22 May, 2010

2005 Tianlu "Yiwu Guchawang"

Tea from Maliandao.

2005 Tianlu Yiwu

This tong came from Xiaomei's shop, and was a selection made by Little Brother.  I expressed a desire to find some more pre-2006 cakes before I left, and this was his first choice.

2005 Tianlu Yiwu
Who they?

Never heard of this producer before?  Me neither.  This shouldn't be surprising, given that it is one of the many small family-owned labels from Kunming.  Xiaomei wandered into their backstreet shop while visiting the Yunnanese capital and liked what she found.

2005 Tianlu Yiwu
All is forgiven when the cake is naked

Medium-sized leaves and some huangpian [yellow flakes] are mixed with an actual twig.  Not just a stem, but an actual twig.  The compression is very pleasant, and I have a good feeling both from the colour of the leaves and from the particularly outgoing aroma.  This is a tea with something to say.  No boring "getting-to-know-you" chit-chat here, just straight down to business.

2005 Tianlu Yiwu
Loose compression

The colour is a wonderfully unadulterated yellow, as shown below.  While I watch, the colour gradually deepens in the air.  This is an active tea, and an honest tea.  I appreciate honesty.

2005 Tianlu Yiwu
Straight and by the numbers

By the time Lei and I came to taste this cake, we were already heavily loaded, carrying lots of tea, and with bellies filled from previous sessions.  However, despite that overload, this tea punctured our hazy states-of-mind and made itself obvious.  

Punchy, clean, sweet - this is a "big" tea.  It has a big presence in the mouth, it cools the tongue noticeably, and it tingles throughout.  It has some hints of age, but both Kunming and Beijing are dry places, and so it isn't too advanced.  That's fine by me - my goal is good content, something for the long haul. 

2005 Tianlu Yiwu
They don't come more honest than that

I later had to carry this tea through customs at Moscow (long story), which was quite amusing. The Brunhilde that stopped me took great delight in examining the wrappers.

At RMB150 (approx. $20) per cake, I couldn't fault it. Plenty of "trousers", unapologetically strong, without recourse to making it easier to drink, this is My Kind of Tea.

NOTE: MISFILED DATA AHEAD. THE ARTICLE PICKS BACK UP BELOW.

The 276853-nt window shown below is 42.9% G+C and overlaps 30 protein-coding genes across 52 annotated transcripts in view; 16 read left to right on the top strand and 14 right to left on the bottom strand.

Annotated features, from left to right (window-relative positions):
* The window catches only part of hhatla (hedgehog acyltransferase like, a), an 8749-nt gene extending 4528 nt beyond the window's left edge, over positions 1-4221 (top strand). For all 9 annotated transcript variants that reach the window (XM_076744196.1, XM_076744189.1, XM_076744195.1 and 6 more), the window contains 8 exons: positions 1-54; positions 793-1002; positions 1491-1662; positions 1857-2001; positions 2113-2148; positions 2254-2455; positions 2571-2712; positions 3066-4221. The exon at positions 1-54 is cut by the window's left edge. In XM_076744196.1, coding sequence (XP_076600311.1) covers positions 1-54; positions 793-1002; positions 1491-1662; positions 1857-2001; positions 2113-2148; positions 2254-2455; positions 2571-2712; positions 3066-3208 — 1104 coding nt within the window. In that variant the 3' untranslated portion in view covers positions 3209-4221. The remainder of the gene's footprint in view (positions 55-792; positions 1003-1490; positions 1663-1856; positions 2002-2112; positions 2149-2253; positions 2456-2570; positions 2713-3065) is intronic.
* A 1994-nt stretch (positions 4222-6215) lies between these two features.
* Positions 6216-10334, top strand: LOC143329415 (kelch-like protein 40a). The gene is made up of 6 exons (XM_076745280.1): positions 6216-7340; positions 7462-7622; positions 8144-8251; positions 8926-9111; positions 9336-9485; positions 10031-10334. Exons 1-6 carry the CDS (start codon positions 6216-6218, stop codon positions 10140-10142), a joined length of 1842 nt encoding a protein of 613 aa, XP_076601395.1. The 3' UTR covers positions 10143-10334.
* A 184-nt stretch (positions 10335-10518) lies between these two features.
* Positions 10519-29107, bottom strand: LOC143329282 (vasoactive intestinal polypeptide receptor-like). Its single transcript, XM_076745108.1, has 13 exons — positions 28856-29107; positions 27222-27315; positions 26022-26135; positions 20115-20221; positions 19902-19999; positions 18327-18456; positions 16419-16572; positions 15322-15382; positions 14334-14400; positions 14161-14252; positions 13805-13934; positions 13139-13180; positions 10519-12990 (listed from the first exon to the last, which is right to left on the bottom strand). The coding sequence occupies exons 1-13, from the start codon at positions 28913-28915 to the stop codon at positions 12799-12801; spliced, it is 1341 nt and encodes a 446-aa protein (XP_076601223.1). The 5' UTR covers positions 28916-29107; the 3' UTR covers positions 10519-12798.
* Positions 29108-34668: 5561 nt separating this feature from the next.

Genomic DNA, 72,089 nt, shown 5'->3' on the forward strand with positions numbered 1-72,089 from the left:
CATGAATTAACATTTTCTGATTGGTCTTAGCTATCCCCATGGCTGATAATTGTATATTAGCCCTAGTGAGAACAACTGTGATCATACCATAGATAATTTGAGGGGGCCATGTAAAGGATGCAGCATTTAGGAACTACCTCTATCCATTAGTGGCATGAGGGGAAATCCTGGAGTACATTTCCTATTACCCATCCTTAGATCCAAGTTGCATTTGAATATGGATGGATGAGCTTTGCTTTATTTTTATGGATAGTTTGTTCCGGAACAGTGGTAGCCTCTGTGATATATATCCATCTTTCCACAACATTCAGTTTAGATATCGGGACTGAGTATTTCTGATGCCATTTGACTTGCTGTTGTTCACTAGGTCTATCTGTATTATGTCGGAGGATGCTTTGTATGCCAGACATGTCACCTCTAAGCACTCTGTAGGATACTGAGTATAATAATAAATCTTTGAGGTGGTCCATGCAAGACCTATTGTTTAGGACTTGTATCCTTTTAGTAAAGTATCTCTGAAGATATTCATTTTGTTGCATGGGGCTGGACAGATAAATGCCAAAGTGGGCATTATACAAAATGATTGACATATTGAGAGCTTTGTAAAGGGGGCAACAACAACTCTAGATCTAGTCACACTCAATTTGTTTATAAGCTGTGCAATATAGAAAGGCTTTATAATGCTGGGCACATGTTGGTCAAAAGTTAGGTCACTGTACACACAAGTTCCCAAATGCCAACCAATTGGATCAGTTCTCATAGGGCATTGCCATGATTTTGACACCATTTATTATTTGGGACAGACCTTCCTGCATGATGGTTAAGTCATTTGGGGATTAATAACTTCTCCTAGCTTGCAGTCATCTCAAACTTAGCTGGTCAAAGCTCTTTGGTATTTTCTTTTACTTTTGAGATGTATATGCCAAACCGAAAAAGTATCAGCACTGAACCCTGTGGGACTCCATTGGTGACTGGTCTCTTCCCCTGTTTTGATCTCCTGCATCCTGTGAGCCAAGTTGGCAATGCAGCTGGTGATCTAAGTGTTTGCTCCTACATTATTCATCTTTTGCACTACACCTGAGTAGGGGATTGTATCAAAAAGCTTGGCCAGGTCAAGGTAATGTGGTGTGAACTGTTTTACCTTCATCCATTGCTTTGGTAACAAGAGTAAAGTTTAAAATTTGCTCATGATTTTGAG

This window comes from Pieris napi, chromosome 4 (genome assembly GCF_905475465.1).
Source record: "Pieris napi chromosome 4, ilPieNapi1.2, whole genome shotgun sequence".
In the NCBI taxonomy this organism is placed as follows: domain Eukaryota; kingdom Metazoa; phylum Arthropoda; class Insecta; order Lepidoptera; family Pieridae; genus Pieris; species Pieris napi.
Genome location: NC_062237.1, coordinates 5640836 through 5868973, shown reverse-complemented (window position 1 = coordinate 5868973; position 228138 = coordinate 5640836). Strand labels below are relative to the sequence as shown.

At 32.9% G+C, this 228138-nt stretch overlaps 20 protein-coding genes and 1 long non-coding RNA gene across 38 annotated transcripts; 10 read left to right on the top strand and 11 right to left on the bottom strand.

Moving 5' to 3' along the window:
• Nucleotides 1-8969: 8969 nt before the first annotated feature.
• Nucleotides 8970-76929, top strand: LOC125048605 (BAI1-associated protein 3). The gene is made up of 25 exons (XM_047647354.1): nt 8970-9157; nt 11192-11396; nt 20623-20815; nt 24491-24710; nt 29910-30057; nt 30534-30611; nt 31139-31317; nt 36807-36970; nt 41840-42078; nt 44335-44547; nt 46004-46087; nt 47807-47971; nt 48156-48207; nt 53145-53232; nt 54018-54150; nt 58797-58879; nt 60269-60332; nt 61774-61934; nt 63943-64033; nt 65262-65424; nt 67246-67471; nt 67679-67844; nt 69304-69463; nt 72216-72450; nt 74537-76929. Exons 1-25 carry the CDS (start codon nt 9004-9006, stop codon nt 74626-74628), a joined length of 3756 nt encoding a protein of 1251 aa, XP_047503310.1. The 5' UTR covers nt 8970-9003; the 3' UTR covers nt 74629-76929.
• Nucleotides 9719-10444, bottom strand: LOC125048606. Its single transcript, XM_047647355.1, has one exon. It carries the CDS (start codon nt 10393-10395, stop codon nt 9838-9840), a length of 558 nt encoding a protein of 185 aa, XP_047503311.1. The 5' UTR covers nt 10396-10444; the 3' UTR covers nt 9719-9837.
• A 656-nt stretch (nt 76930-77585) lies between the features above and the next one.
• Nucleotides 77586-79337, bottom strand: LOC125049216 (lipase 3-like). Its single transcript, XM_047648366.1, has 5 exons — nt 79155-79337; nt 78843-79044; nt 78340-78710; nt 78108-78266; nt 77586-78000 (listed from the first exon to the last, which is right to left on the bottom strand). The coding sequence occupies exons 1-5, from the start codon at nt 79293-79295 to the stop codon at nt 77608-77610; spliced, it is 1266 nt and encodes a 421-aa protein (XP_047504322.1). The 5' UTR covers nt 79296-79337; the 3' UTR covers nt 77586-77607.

Xiaomei certainly knows her stuff, it must be said.

(Those expecting samples from me - I'll try to remember to include some for your consideration.)


Zero the Hero said...

Looks and sounds like a good one. Qing wen, what do you mean by "honest?"

Hobbes said...

Dear Zero,

Honesty here meaning a straightforward tea, unchanged and unprepared. Not dumbed down, just left unapologetically powerful and tasty. Excellent stuff.



Unknown said...

Hey Hobbes,

It seems like you had genuinely rewarding sessions at Xiaomei's shop. In my lone experience at Maliandao, the haggling was so relentless and draining that it drastically cut the time to try and purchase a multitude of teas. Was Xiaomei an exception to the rule? Did she provide a fair price right up front or did you still have to partake in some haggling. Just curious.



MarshalN said...

Looks decent, how does it compare with the Yisheng?

Heatwaves: If you're a foreigner, unfortunately haggling is almost a must. Hobbes had an "in" with Xiaomei, which made life a little easier I think :)

Hobbes said...

Dear Heatwaves and MarshalN,

When I've been to Maliandao on my own, I have always found it an uphill struggle, and, to be honest, not a huge amount of fun. It's like throwing a chicken to the foxes. Absolutely everyone wants to bargain, and bargain hard, and all the vendors treat you as if you know nothing, and consequently try to sell you bad tea.

However, going back with Lei totally transformed the experience. She quickly gives the impression that we know what we're doing, and the entire texture of the visit changes. Instead of being a haggle-fest, it comes a series of sweet encounters with nice people who want to share their hobby.

We didn't actually haggle very much at all. In fact, we haggled with Didi (at Xiaomei's shop) harder than most other places! The folk that sold us the 2007 Hongjie, for example, just gave us a fixed multiple (x1.15) of what he claimed was the wholesale price, and we left it there. The price was very reasonable, and he was apparently in no mood to bargain.

While that experience was unusual, 95% of my trips to Maliandao with Lei have involved drinking tea and talking about mountains, rather than haggling, which occurs right at the end, or as a background process during the drinking. I would say when I was there alone, I was haggling more than 60% of the time, and found it truly exhausting.

My advice, in short, is to take someone that (i) can speak putonghua and (ii) can communicate expertise (at at least non-beginner status) regarding pu'er!

Comparing the 2005 Yisheng and this 2005 Tianlu: the former is more dark and strawlike, and has aged more. The Tianlu has seen only Kunming, and six months of Beijing, and so is dazzlingly yellow. The Yisheng currently sells for 3x - 4x the price of the Tianlu, and is clearly the better tea, but the Tianlu is a clean, tasty, aggressive pick. It should do well.



Hobbes said...

Addendum: the Yisheng sells for precisely 5x the cost of this Tianlu. :)

MarshalN said...

Sounds about right -- it looks inferior, but wasn't sure.